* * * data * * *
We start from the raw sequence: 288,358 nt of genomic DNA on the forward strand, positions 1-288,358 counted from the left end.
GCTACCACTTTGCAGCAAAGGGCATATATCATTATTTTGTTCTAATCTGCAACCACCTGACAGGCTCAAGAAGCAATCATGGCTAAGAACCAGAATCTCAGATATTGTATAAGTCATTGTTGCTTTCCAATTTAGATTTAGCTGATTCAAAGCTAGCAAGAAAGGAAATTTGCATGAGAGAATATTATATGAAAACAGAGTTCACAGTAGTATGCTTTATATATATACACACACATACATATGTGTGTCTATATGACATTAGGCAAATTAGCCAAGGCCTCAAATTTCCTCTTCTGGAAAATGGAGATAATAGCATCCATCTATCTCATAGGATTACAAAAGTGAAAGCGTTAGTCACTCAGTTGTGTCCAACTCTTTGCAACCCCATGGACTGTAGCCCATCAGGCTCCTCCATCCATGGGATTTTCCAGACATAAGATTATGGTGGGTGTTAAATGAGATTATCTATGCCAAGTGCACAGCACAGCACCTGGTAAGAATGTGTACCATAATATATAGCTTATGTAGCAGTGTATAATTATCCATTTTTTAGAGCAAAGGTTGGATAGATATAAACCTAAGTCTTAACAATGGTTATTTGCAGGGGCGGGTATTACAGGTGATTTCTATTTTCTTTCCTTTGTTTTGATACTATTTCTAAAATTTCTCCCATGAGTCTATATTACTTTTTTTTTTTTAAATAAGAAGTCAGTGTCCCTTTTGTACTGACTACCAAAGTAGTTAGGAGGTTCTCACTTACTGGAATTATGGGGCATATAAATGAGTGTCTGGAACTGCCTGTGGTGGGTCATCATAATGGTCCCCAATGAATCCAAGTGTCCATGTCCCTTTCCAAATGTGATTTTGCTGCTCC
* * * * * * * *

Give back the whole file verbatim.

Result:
We start from the raw sequence: 288,358 nt of genomic DNA on the forward strand, positions 1-288,358 counted from the left end.
GCTACCACTTTGCAGCAAAGGGCATATATCATTATTTTGTTCTAATCTGCAACCACCTGACAGGCTCAAGAAGCAATCATGGCTAAGAACCAGAATCTCAGATATTGTATAAGTCATTGTTGCTTTCCAATTTAGATTTAGCTGATTCAAAGCTAGCAAGAAAGGAAATTTGCATGAGAGAATATTATATGAAAACAGAGTTCACAGTAGTATGCTTTATATATATACACACACATACATATGTGTGTCTATATGACATTAGGCAAATTAGCCAAGGCCTCAAATTTCCTCTTCTGGAAAATGGAGATAATAGCATCCATCTATCTCATAGGATTACAAAAGTGAAAGCGTTAGTCACTCAGTTGTGTCCAACTCTTTGCAACCCCATGGACTGTAGCCCATCAGGCTCCTCCATCCATGGGATTTTCCAGACATAAGATTATGGTGGGTGTTAAATGAGATTATCTATGCCAAGTGCACAGCACAGCACCTGGTAAGAATGTGTACCATAATATATAGCTTATGTAGCAGTGTATAATTATCCATTTTTTAGAGCAAAGGTTGGATAGATATAAACCTAAGTCTTAACAATGGTTATTTGCAGGGGCGGGTATTACAGGTGATTTCTATTTTCTTTCCTTTGTTTTGATACTATTTCTAAAATTTCTCCCATGAGTCTATATTACTTTTTTTTTTTTAAATAAGAAGTCAGTGTCCCTTTTGTACTGACTACCAAAGTAGTTAGGAGGTTCTCACTTACTGGAATTATGGGGCATATAAATGAGTGTCTGGAACTGCCTGTGGTGGGTCATCATAATGGTCCCCAATGAATCCAAGTGTCCATGTCCCTTTCCAAATGTGATTTTGCTGCTCC